Handling service worker updates with immediacy

By default, the service worker lifecycle requires that when an updated service worker is found and installed, all open tabs that the current service worker is controlling must be closed or undergo a navigation before the updated service worker activates and takes control.

In many cases, it may be fine to allow this to happen in due course, but in some cases, you may want to give the user a heads up that there's a pending service worker update, and then automate the process of switching over to the new service worker. To do this, you'll need to add some code in your page, and your service worker.

The code to put in your page

The following code runs in an inline <script> element using JavaScript modules imported from a CDN-hosted version of workbox-window. It registers a service worker using workbox-window, and will react if the service worker gets stuck in the waiting phase. When a waiting service worker is found, this code informs the user that an updated version of the site is available and prompts them to reload.

<!-- This script tag uses JavaScript modules, so the proper `type` attribute value is required -->
<script type="module">
  // This code sample uses features introduced in Workbox v6.
  import {Workbox} from 'https://storage.googleapis.com/workbox-cdn/releases/6.4.1/workbox-window.prod.mjs';

  if ('serviceWorker' in navigator) {
    const wb = new Workbox('/sw.js');
    let registration;

    const showSkipWaitingPrompt = async (event) => {
      // Assuming the user accepted the update, set up a listener
      // that will reload the page as soon as the previously waiting
      // service worker has taken control.
      wb.addEventListener('controlling', () => {
        // At this point, reloading will ensure that the current
        // tab is loaded under the control of the new service worker.
        // Depending on your web app, you may want to auto-save or
        // persist transient state before triggering the reload.

      // When `event.wasWaitingBeforeRegister` is true, a previously
      // updated service worker is still waiting.
      // You may want to customize the UI prompt accordingly.

      // This code assumes your app has a promptForUpdate() method,
      // which returns true if the user wants to update.
      // Implementing this is app-specific; some examples are:
      // https://open-ui.org/components/alert.research or
      // https://open-ui.org/components/toast.research
      const updateAccepted = await promptForUpdate();

      if (updateAccepted) {

    // Add an event listener to detect when the registered
    // service worker has installed but is waiting to activate.
    wb.addEventListener('waiting', (event) => {


If they accept, messageSkipWaiting() tells the waiting service worker to invoke self.skipWaiting(), meaning it will begin to activate. Once activated, the new service worker will take control of any existing clients, triggering the controlling event in workbox-window. When this happens, the current page reloads using the latest version of all the precached assets and any new routing logic found in the updated service worker.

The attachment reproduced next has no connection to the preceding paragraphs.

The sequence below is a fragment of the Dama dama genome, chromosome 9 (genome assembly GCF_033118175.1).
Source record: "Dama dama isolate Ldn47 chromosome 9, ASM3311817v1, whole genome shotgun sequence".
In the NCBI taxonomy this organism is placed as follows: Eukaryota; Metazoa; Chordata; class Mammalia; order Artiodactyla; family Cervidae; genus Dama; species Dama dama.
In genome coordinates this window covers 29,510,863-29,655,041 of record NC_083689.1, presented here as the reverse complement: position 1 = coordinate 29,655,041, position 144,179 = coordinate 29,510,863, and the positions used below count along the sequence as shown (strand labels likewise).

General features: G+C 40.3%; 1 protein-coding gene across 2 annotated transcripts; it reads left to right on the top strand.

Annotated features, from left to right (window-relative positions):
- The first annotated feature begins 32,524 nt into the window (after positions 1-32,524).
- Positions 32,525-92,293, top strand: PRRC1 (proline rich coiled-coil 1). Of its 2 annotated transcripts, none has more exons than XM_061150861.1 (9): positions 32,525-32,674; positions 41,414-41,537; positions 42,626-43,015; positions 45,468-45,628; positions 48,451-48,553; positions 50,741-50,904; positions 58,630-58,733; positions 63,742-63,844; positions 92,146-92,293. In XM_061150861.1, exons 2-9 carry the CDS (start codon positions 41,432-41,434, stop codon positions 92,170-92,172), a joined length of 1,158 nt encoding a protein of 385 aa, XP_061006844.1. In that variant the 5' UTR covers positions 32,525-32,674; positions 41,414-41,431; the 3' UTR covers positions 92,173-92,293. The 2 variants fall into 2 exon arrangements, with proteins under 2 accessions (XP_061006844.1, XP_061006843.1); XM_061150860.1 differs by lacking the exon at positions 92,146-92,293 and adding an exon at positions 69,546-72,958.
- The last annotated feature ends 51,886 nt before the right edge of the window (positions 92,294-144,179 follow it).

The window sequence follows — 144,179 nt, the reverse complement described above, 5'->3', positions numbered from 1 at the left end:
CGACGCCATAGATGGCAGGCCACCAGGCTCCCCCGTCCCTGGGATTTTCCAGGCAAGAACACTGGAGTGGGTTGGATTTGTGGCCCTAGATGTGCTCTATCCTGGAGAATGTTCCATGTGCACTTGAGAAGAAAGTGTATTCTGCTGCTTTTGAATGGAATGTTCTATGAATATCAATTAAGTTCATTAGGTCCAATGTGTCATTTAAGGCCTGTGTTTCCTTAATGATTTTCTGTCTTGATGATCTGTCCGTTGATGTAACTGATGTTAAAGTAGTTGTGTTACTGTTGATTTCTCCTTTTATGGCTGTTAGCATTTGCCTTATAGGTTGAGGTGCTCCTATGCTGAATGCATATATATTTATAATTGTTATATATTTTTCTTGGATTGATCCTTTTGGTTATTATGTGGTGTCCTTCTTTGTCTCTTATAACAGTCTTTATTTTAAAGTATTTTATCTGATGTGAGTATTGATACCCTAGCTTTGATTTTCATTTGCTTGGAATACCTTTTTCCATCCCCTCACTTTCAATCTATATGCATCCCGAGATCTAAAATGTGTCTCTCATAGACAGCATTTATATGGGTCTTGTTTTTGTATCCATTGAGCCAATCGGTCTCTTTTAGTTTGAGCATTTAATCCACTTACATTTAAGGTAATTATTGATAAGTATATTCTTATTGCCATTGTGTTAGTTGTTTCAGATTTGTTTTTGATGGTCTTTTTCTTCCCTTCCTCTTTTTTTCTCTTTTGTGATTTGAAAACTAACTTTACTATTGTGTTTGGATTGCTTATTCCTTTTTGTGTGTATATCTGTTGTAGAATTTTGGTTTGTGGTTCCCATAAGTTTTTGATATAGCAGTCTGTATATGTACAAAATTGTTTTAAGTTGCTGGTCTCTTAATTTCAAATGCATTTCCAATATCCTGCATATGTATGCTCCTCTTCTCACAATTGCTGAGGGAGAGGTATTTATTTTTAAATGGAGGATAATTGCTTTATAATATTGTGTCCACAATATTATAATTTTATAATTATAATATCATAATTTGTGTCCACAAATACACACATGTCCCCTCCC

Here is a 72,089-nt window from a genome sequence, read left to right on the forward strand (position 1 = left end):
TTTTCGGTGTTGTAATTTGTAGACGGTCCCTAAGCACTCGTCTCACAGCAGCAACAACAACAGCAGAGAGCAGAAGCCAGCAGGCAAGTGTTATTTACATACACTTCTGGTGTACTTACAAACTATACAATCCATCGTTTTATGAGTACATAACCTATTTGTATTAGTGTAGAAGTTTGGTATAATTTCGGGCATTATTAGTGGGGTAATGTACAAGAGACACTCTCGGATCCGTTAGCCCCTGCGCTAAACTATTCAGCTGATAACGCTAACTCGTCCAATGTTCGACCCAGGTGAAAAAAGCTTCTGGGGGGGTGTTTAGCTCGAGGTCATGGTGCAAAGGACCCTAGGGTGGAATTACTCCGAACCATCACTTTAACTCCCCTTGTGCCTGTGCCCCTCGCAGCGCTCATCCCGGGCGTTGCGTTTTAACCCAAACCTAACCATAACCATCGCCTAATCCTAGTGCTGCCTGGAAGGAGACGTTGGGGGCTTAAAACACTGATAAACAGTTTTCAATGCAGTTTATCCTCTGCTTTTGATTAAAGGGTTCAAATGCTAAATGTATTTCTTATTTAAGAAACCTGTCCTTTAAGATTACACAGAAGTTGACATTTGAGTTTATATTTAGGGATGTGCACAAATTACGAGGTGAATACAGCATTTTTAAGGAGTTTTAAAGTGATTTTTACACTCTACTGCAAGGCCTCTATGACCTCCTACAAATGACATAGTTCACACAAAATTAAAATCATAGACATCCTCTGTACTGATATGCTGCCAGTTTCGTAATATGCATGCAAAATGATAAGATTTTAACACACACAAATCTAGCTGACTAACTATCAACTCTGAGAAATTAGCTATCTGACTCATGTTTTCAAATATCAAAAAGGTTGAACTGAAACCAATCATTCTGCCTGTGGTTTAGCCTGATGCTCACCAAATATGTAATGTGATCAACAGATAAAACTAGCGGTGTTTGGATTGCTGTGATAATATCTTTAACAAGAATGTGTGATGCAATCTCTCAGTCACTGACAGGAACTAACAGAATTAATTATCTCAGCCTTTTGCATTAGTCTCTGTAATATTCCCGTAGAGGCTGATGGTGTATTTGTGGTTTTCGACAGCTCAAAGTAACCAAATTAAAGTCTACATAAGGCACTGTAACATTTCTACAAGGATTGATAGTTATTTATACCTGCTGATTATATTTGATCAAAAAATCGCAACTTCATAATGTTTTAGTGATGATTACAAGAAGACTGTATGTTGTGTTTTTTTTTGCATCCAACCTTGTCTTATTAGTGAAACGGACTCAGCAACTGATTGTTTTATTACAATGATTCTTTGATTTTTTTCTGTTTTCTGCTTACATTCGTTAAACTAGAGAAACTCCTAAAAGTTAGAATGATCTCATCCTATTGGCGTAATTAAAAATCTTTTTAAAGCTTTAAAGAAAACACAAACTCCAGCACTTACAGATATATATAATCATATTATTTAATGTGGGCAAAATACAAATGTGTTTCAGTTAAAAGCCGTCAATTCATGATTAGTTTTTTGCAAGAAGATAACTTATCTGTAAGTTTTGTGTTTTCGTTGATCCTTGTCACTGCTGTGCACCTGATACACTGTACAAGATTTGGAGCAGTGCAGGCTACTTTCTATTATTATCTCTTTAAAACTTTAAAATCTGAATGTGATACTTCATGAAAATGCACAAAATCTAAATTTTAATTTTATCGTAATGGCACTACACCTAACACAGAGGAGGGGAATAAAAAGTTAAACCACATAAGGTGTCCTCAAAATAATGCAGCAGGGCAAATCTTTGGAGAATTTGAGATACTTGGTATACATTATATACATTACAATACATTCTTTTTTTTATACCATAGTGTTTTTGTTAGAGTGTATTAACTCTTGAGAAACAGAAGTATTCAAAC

The code to put in your service worker

Once you've got the code from the previous section in your page, you'll need to add some code to your service worker that lets it know when to skip the waiting phase. If you're using generateSW from workbox-build and you have its skipWaiting option set to false (the default), then you're good to go, as the code below will be automatically included in your generated service worker file.

If you're writing your own service worker—perhaps in conjunction with one of Workbox's build tools in injectManifest mode—you'll need to add the following code yourself:

addEventListener('message', (event) => {
  if (event.data && event.data.type === 'SKIP_WAITING') {

This will listen for messages sent to the service worker from workbox-window with a type value of SKIP_WAITING, and when that happens, calls self.skipWaiting(). The messageSkipWaiting() method in workbox-window, shown in the earlier code sample, is responsible for sending this message.

Do you need to show a prompt?

This isn't a pattern every application that deploys a service worker needs to follow. It's for select scenarios where failing to provide an opportunity to reload a page on a service worker update may bring about unexpected behaviors. There are no hard and fast rules for whether you should show a reload prompt, but here are a few situations in which it may make sense:

  • You use precaching extensively. Where static assets are concerned, you can have issues later on if you use a network-first or network-only strategy for navigation requests, but lazy-load static assets. This can cause situations where versioned assets may change, and a service worker hasn't precached them. Offering a reload button here may avoid some unexpected behaviors.
  • If you're serving precached HTML. In this case, you should strongly consider offering a reload button on service worker updates, since updates to that HTML won't be recognized until the updated service worker takes control.
  • If you don't rely mostly on runtime caching. When caching resources at runtime, you don't need to let the user know they should reload. As versioned assets change, they will be added to the runtime cache in due course—assuming navigation requests use a network-first or network-only strategy.
  • When using a stale-while-revalidate strategy, you might consider using the workbox-broadcast-update module to notify users of service worker updates.

Whether you need to notify the user of updates to a service worker depends on your application, and its unique requirements. If you find that your users are experiencing strange behaviors when you push out a new service worker, that's probably your best signal that you should notify them.